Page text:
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White Coller vs. Blue Coller Crime

April 29, 2009

In 2004, the total cost of all robberies in the United States was $525 million, and the average loss from a single robbery was about $1,300. – Nina Mazar and Dan Ariely, “Dishonesty in Everyday Life and Its Policy Implications,” Journal of Public Policy and Marketing (2006)

Ariely goes on to share numbers that relate to white collar crimes that take place in the workplace (Predictable Irrational). This number is $600 billion.

That is a B not an M. This is even more poignant considering recent financial events.

My question for you is why do we view those rough and tumble crimes like robbery differently then those carried out in the workplace? Do we view someone like Bernie Madoff differently than someone who robbed the local Circle-K?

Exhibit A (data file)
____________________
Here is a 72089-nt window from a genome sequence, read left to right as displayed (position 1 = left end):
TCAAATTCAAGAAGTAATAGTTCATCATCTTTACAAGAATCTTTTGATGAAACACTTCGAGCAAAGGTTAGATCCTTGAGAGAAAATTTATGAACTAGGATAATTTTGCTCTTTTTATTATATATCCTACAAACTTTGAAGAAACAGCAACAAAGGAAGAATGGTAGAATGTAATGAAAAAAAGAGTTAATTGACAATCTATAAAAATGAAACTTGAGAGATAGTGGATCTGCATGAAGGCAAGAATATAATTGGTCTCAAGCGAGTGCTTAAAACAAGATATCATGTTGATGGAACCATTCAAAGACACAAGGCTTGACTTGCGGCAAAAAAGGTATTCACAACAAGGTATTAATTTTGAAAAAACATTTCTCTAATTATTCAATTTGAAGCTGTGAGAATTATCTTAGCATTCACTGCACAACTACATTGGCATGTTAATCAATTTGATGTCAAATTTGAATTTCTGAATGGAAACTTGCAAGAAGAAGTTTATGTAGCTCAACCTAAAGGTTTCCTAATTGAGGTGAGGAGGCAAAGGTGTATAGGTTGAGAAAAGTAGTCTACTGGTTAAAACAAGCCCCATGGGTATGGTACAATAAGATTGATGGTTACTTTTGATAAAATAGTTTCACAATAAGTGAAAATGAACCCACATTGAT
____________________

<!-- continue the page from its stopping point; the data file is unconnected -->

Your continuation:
I think we do and yet white collar crime is far more destructive and harmful in the long run. It costs more jobs and bankruptcies than any petty crook and yet they are viewed differently.

Why is that?

I think we need to deal with these discrepancies. We need to see sin as sin and stop thinking that some are worse than others. I also find it interesting that when confronted with these types of scenarios we tend to soften our stance to the other sin instead of stiffening.


2 Comments leave one →
  1. April 29, 2009 6:24 pm

    I agree that the white-collar billions are more significant that the blue-collar millions.

    I think one reason we make the distinction, right or wrong, is because Madoff didn’t threaten anyone physically and directly when he made off with the money. The guy at the Circle K did. “Rough and tumble” can lead to injury or death. Physical violence and even the threat of it compound the seriousness of a crime in the eyes of the law.

    A lot to think about here. Thanks for another good post.

  2. April 29, 2009 8:20 pm

    I think you are right Frank. It is like so many sins, some of the harmful impact is easy to see, the guy is waving a gun in my face, and yet how many people have been impacted by white collar crime and just can’t point to the gun to understand?

    Thanks for the comment.

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